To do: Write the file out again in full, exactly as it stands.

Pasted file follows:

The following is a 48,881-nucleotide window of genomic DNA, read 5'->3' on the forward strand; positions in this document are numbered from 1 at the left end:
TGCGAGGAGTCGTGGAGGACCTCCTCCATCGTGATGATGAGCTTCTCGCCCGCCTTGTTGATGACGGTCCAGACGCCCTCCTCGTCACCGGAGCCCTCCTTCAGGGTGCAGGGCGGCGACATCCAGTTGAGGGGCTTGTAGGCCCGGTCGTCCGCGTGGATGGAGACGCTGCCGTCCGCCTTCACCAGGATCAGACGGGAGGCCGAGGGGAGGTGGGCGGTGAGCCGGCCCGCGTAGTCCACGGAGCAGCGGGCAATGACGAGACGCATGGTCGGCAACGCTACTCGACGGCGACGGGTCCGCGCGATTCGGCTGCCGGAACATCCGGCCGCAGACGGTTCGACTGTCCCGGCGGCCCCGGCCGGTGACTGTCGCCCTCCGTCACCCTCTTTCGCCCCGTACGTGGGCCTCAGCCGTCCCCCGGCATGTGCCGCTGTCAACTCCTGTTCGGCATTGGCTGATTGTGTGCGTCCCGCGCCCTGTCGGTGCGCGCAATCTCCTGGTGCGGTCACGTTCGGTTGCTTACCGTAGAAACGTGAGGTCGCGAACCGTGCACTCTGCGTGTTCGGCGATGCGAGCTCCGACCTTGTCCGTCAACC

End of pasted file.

The following is a 48,881-nucleotide window of genomic DNA, read 5'->3' on the forward strand; positions in this document are numbered from 1 at the left end:
TGCGAGGAGTCGTGGAGGACCTCCTCCATCGTGATGATGAGCTTCTCGCCCGCCTTGTTGATGACGGTCCAGACGCCCTCCTCGTCACCGGAGCCCTCCTTCAGGGTGCAGGGCGGCGACATCCAGTTGAGGGGCTTGTAGGCCCGGTCGTCCGCGTGGATGGAGACGCTGCCGTCCGCCTTCACCAGGATCAGACGGGAGGCCGAGGGGAGGTGGGCGGTGAGCCGGCCCGCGTAGTCCACGGAGCAGCGGGCAATGACGAGACGCATGGTCGGCAACGCTACTCGACGGCGACGGGTCCGCGCGATTCGGCTGCCGGAACATCCGGCCGCAGACGGTTCGACTGTCCCGGCGGCCCCGGCCGGTGACTGTCGCCCTCCGTCACCCTCTTTCGCCCCGTACGTGGGCCTCAGCCGTCCCCCGGCATGTGCCGCTGTCAACTCCTGTTCGGCATTGGCTGATTGTGTGCGTCCCGCGCCCTGTCGGTGCGCGCAATCTCCTGGTGCGGTCACGTTCGGTTGCTTACCGTAGAAACGTGAGGTCGCGAACCGTGCACTCTGCGTGTTCGGCGATGCGAGCTCCGACCTTGTCCGTCAACC